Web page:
Thursday, October 15, 2009

Living in "the age of stupid"

The climate change film The Age of Stupid has being doing the film fest rounds, including a recent premiere here at the Vancouver International Film Festival. This pseudo-documentary tells the story of "a man living alone in the devastated world of 2055, looking at old footage from 2008 and asking: why didn’t we stop climate change when we had the chance?". In other words, you and I are living in the age of stupid because we are not heeding the warnings from scientists about climate change.

After watching the film, I'd add this: We are the age of stupid because we are not heeding the warnings from psychologists and social scientists about communicating climate change.

The film presents a truly catastrophic vision of the impacts of climate change by 2055, supposedly based on mainstream scientific projections. It made me wonder if I'm subscribing to the wrong journals. In the film, the world is devastated by battles, Sydney's burning, London is flooded by what appear to be meters of water and the Arctic is a wave pool. The planet is in such peril that all of humanity's great works, the contents of all national museums and galleries, are stored in one Arctic facility for safe keeping. This vision of the future, where humanity is threatened by extinction from climate change, does not come from science.

The goals of the film and the associated promotional campaign are to raise awareness about climate change and motivate action. The catastrophe framing might, in political speak, stir up "the base"; motivate people already lobbying for climate change action. It will probably alienate the rest of the audience. When presenting with an argument entirely based on fear of catastrophe, most of the audience will either conclude that climate change is impossible to solve or dismiss the film and the science on which it is based (cognitive dissonance anyone?). The film is particularly vulnerable on the second count, as its vision of the future diverges quite wildly from actual scientific projections.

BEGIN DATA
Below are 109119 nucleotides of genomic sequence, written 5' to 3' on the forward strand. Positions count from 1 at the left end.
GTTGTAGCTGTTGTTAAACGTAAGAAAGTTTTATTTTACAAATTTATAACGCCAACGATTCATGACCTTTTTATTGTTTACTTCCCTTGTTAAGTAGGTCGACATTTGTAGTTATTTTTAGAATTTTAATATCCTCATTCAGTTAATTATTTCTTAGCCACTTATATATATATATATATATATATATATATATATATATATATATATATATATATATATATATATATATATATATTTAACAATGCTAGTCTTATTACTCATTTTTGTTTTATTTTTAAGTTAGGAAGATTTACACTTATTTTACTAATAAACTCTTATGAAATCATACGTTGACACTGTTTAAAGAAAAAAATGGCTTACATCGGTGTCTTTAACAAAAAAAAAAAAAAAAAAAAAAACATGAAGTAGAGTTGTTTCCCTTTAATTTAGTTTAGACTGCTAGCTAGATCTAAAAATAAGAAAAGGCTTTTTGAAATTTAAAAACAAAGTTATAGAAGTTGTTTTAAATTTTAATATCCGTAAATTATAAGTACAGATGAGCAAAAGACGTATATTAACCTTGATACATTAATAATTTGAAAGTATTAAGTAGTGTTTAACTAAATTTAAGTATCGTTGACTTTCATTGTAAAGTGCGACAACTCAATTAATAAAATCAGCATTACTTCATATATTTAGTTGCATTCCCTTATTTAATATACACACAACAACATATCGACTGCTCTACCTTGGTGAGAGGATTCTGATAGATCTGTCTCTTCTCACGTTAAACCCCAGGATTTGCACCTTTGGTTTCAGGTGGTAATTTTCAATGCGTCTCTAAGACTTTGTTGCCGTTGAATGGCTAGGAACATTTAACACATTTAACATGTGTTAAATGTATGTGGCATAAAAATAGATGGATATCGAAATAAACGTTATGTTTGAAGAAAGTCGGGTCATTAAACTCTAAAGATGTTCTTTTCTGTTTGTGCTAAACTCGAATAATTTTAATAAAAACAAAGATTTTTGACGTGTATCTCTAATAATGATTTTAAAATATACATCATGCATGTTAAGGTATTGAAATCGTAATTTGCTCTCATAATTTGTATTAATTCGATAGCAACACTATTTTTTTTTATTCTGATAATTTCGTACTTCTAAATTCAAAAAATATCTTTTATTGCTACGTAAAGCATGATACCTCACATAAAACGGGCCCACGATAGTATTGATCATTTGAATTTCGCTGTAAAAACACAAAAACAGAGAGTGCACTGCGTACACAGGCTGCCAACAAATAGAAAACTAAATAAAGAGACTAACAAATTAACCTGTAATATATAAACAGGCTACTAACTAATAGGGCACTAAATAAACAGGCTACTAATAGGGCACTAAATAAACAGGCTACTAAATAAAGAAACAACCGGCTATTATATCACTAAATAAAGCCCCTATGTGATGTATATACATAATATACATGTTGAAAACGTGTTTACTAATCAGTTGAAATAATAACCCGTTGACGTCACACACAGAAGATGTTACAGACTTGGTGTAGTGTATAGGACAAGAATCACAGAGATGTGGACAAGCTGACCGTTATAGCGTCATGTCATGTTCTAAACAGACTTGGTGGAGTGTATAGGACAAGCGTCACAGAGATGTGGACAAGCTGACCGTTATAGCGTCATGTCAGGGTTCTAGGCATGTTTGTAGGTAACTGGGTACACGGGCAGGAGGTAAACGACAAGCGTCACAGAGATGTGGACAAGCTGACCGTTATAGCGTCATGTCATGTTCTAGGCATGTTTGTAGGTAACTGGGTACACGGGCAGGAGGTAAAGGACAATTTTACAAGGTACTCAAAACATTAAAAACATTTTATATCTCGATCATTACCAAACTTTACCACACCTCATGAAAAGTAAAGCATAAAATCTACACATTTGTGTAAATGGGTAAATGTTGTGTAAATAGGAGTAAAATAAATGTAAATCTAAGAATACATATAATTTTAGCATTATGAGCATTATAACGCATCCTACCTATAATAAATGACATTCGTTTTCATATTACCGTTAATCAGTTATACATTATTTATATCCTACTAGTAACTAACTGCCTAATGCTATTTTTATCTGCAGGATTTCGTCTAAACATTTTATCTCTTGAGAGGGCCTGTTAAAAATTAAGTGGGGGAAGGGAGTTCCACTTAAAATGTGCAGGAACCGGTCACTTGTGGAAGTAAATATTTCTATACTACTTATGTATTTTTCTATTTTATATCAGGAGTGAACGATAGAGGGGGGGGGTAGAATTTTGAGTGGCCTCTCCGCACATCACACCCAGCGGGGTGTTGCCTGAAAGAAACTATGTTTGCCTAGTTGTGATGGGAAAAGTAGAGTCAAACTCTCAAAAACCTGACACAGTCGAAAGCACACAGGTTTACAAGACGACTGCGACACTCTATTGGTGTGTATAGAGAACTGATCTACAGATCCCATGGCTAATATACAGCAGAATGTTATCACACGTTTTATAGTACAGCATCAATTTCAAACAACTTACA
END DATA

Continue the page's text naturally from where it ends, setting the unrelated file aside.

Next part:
There's no need to exaggerate the impacts of climate change. In this case, it really is a shame. The interviews with six real present-day people, including a British wind turbine developer, an Indian airline owner, an New Orleanian petroleum geologist, which make up the bulk of the film are fascinating.

2 comments:

Tyler said...

"When presenting with an argument entirely based on fear of catastrophe, most of the audience will either conclude that climate change is impossible to solve or dismiss the film and the science on which it is based (cognitive dissonance anyone?)."
I don't agree with this. For example, look at Swine Flu. Earlier this year, people were inflicted with fear of a catastrophe. However, they didn't dismiss the science--they embraced it. Scientists acted quickly to develop a vaccine, and the public took extra precautions to prevent the spreading of the virus.

As for exaggerated impacts, the direct impacts might not be as big as described in the movie, but others caught in the chain reaction could prove to be more unpredictable. Eg. Einstein said all it would take to end the world would be to wipe out our population of honey bees. Change our climate by a few degrees, and we just may do so.

Simon D said...

The message needs to fit the problem. Fear of catastrophe works for immediate personal issues. The swine flu fear is about personal health and it's a complete different time scale than climate change. And society is being asked to take simple extra precautions, not to make serious structural changes. That's where the dissonance comes in.